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House Subcommittees Examine Impact of PPACA Mandate Delay

By Bill Leonard  7/29/2013

Depending on whom you ask, the one-year delay in implementing a key provision of the federal health care reform law is either totally frustrating and confusing to U.S. employers or is having little impact at all.

To get a clearer picture of the effect on employers, two House subcommittees met on July 23, 2013, to discuss the Obama administration’s decision to postpone the effective date of the employer mandate to provide health coverage and related reporting requirements under the Patient Protection and Affordable Care Act (PPACA). The provisions, sometimes known as “pay-or-play,” are now set to take effect on Jan. 1, 2015, and will give organizations with 50 or more full-time workers the option of offering employees and their families health care benefits or paying a penalty.

The decision to delay the mandate was announced in a Treasury Department blog entry on July 2. Critics of the health care reform law claim the postponement demonstrates that the law is unworkable and too complicated; supporters of the administration’s action say the delay is typical when rolling out a major reform to federal law.

“The delay provides workplaces a temporary reprieve from an onerous mandate; however, it does not alter the fact the law is fatally flawed,” House Subcommittee on Health, Education, Labor and Pensions (HELP) Chairman Phil Roe, R-Tenn., said in his opening remarks at the hearing. “Regardless of when this employer mandate is implemented, it will destroy jobs and force Americans to accept part-time work when what they desperately need are full-time jobs.”

Members of the House Subcommittee on Workforce Protections joined the HELP subcommittee to listen to testimony from expert witnesses and ask questions about the delay’s impact.

Grace-Marie Turner, president of the Galen Institute, a nonprofit that focuses on market-based health reform, said the decision to postpone the reporting requirements for the mandate is creating new questions and concerns for business owners and their workers.

“Employers are more confused than ever about what their responsibilities and liabilities are during this period of ‘transition relief’ from the reporting requirements,” she testified.

Turner said that regulations outlining details of the delay and what employers must do to comply with the changes are not expected until later this summer, adding further uncertainty on how to comply with the law.

In her testimony, Turner claimed that postponing the effective date will not alter the fact that many businesses have scaled back hiring as they wait for the full effect of the health reform law. She noted that even labor unions have begun to criticize the law and have warned of dire consequences and disruptions to health care coverage for unionized workers.

Jamie Richardson, vice president of government, shareholder and community relations for White Castle System Inc., supported Turner’s assertions. Testifying on behalf of the National Restaurant Association, Richardson told subcommittee members that the health care reform law had forced his company to scale back its expansion plans.

“In the five years prior to the health care law, we were opening an average of eight new White Castle restaurants each year,” he said. “In 2013 we plan to open just two new locations. While other factors have slowed our growth, it is the mounting uncertainty surrounding the health care law that brought us to a standstill.”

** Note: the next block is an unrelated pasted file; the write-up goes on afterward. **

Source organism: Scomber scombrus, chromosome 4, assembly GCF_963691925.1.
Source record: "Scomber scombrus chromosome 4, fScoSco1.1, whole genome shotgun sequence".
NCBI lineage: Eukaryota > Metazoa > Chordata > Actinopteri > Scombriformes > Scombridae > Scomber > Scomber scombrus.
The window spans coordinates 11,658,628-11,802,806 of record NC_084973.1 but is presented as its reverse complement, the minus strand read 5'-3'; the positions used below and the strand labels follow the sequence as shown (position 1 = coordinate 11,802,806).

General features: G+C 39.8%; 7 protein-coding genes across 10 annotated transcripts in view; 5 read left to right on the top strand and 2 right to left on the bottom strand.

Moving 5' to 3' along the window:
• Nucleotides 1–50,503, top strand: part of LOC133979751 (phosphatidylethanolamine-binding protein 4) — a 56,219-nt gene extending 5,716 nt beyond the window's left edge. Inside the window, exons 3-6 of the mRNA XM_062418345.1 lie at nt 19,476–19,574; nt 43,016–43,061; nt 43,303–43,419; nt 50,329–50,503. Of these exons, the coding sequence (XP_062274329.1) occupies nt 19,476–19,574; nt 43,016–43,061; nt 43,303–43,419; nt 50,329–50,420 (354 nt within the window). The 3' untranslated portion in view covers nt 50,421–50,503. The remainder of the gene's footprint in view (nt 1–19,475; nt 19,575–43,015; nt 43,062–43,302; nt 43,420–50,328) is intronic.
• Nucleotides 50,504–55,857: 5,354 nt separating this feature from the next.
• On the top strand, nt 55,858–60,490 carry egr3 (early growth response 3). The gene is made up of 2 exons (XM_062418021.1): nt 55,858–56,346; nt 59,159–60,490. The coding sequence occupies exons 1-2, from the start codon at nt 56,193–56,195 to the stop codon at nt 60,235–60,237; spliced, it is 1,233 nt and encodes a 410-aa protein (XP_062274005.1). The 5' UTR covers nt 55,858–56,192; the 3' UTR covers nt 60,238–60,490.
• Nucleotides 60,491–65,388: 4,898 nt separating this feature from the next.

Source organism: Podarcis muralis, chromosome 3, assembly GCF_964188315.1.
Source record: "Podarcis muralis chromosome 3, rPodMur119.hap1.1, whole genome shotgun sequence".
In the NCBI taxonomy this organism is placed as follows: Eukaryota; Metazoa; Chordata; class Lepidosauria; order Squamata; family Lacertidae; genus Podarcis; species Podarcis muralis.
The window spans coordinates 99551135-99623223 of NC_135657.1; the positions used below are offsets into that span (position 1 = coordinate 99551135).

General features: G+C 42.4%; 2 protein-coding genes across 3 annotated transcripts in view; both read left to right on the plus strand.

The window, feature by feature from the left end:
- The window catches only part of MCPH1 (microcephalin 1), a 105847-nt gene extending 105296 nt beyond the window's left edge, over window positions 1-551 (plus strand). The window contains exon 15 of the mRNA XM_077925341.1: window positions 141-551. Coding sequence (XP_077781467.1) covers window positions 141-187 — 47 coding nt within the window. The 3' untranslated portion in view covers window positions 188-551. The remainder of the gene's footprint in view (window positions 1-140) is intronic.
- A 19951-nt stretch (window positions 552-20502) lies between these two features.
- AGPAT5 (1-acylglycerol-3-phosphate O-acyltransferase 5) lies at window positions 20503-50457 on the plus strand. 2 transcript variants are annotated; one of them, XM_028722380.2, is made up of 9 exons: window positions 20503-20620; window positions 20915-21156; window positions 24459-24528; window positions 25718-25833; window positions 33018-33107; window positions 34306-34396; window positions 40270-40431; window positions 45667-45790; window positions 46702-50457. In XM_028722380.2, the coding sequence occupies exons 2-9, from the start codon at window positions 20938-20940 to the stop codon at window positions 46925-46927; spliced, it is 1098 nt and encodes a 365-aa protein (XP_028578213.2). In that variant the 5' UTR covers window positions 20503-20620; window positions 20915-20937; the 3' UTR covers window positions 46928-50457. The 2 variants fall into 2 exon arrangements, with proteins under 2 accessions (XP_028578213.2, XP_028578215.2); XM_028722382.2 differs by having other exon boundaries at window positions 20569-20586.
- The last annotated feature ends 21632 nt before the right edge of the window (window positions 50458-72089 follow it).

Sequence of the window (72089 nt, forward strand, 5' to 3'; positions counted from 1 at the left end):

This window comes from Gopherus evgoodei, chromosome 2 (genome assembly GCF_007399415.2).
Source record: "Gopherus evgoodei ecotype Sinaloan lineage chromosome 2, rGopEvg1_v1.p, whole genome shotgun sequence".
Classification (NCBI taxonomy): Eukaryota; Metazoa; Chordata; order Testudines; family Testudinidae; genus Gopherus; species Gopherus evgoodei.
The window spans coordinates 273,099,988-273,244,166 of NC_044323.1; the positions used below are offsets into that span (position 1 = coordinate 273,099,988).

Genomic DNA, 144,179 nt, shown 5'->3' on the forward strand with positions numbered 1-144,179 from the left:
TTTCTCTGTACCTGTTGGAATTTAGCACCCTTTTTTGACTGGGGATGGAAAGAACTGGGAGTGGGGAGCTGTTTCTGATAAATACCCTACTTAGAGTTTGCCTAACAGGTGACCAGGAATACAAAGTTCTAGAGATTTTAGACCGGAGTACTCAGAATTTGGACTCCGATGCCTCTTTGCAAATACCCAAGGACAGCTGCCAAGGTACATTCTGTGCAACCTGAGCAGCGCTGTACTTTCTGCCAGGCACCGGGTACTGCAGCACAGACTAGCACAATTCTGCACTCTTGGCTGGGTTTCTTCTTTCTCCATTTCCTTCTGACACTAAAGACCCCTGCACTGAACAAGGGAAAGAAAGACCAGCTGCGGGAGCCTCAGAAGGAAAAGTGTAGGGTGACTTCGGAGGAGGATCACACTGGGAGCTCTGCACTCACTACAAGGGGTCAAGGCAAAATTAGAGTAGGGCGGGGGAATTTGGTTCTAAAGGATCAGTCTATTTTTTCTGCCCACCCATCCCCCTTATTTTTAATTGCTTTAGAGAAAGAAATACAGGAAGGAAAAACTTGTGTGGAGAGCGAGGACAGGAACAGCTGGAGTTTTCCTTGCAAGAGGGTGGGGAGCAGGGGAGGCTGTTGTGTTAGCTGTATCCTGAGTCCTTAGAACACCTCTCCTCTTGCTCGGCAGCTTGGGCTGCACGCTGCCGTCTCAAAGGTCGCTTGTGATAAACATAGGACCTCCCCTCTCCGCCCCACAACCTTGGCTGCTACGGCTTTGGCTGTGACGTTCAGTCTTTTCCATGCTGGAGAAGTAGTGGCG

Richardson was highly critical of the law’s provision that defines full-time employment as 30 hours per week. He said that restaurant employees depend and thrive on flexible work schedules and that the new requirement would create problems for restaurant operators and their employees.

“As a result of this new threshold, employers with variable workforces and flexible scheduling will be forced to alter their practices and be deliberate about scheduling hours due to the greater financial impact and potential liability for employer penalties if employees who work full-time hours are not offered health care coverage,” he said

Although PPACA critics painted a grim picture during the hearing, Ron Pollack, executive director of Families USA, testified that the delay most likely wouldn’t have any significant impact on the law’s implementation. He explained that most employers affected by the pay-or-play mandate already provide health coverage to their workers.

“Ninety-eight percent of employers with 200 or more employees and 94 percent of employers with 50 to 199 employees already offer their workers health insurance,” he said. “These employers are offering coverage absent any federal mandate or associated penalty. So there is no reason to believe that this will suddenly change because the employer mandate is delayed for one year.”

As expected, Democrats on the subcommittees downplayed the delay and criticized Republicans for attempting to repeal the PPACA instead of focusing on reducing the nation’s unemployment rate.

“So far the majority is zero for 38 in repealing the health care law. There are other issues confronting the nation, like getting people back to work and guaranteeing them a good job and chance for a brighter future,” said Rep. Rob Andrews, D-N.J., ranking member of the HELP subcommittee.

Bill Leonard is a senior writer for SHRM.

Related Articles:

Opportunities Seen for Health Care Reform Bipartisanship, SHRM Online Benefits, July 2013

Employer Mandate Delayed Until January 2015, SHRM Online Benefits, July 2013

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